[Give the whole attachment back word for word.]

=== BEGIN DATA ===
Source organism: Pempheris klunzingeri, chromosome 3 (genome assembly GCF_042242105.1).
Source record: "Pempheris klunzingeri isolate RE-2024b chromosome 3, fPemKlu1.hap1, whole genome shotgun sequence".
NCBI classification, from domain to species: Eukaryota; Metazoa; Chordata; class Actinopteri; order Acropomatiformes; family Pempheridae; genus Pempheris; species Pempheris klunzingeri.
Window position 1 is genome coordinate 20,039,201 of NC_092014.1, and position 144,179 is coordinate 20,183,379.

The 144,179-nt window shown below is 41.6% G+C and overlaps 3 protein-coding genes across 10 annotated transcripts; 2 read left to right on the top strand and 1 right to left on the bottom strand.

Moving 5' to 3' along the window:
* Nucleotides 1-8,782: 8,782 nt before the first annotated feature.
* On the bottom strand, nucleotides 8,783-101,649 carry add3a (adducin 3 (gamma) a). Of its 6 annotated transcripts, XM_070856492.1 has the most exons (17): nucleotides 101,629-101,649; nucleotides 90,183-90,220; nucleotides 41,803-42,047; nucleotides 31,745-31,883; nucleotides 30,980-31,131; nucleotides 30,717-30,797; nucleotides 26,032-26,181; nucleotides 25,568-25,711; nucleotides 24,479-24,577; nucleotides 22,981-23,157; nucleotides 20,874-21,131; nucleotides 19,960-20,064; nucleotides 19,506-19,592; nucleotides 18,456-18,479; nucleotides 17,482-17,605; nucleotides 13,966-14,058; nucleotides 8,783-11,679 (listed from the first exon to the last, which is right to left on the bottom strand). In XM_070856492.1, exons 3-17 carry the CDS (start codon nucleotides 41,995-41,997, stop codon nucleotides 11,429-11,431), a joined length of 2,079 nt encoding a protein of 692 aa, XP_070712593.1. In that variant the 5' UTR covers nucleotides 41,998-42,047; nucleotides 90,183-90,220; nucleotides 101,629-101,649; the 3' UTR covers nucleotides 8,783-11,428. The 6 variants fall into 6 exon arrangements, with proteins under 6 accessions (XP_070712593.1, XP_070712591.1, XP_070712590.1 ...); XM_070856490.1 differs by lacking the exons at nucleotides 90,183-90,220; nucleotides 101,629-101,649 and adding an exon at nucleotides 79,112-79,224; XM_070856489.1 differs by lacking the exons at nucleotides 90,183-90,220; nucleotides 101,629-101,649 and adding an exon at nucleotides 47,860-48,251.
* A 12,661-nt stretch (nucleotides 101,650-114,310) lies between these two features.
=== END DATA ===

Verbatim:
Source organism: Pempheris klunzingeri, chromosome 3 (genome assembly GCF_042242105.1).
Source record: "Pempheris klunzingeri isolate RE-2024b chromosome 3, fPemKlu1.hap1, whole genome shotgun sequence".
NCBI classification, from domain to species: Eukaryota; Metazoa; Chordata; class Actinopteri; order Acropomatiformes; family Pempheridae; genus Pempheris; species Pempheris klunzingeri.
Window position 1 is genome coordinate 20,039,201 of NC_092014.1, and position 144,179 is coordinate 20,183,379.

The 144,179-nt window shown below is 41.6% G+C and overlaps 3 protein-coding genes across 10 annotated transcripts; 2 read left to right on the top strand and 1 right to left on the bottom strand.

Moving 5' to 3' along the window:
* Nucleotides 1-8,782: 8,782 nt before the first annotated feature.
* On the bottom strand, nucleotides 8,783-101,649 carry add3a (adducin 3 (gamma) a). Of its 6 annotated transcripts, XM_070856492.1 has the most exons (17): nucleotides 101,629-101,649; nucleotides 90,183-90,220; nucleotides 41,803-42,047; nucleotides 31,745-31,883; nucleotides 30,980-31,131; nucleotides 30,717-30,797; nucleotides 26,032-26,181; nucleotides 25,568-25,711; nucleotides 24,479-24,577; nucleotides 22,981-23,157; nucleotides 20,874-21,131; nucleotides 19,960-20,064; nucleotides 19,506-19,592; nucleotides 18,456-18,479; nucleotides 17,482-17,605; nucleotides 13,966-14,058; nucleotides 8,783-11,679 (listed from the first exon to the last, which is right to left on the bottom strand). In XM_070856492.1, exons 3-17 carry the CDS (start codon nucleotides 41,995-41,997, stop codon nucleotides 11,429-11,431), a joined length of 2,079 nt encoding a protein of 692 aa, XP_070712593.1. In that variant the 5' UTR covers nucleotides 41,998-42,047; nucleotides 90,183-90,220; nucleotides 101,629-101,649; the 3' UTR covers nucleotides 8,783-11,428. The 6 variants fall into 6 exon arrangements, with proteins under 6 accessions (XP_070712593.1, XP_070712591.1, XP_070712590.1 ...); XM_070856490.1 differs by lacking the exons at nucleotides 90,183-90,220; nucleotides 101,629-101,649 and adding an exon at nucleotides 79,112-79,224; XM_070856489.1 differs by lacking the exons at nucleotides 90,183-90,220; nucleotides 101,629-101,649 and adding an exon at nucleotides 47,860-48,251.
* A 12,661-nt stretch (nucleotides 101,650-114,310) lies between these two features.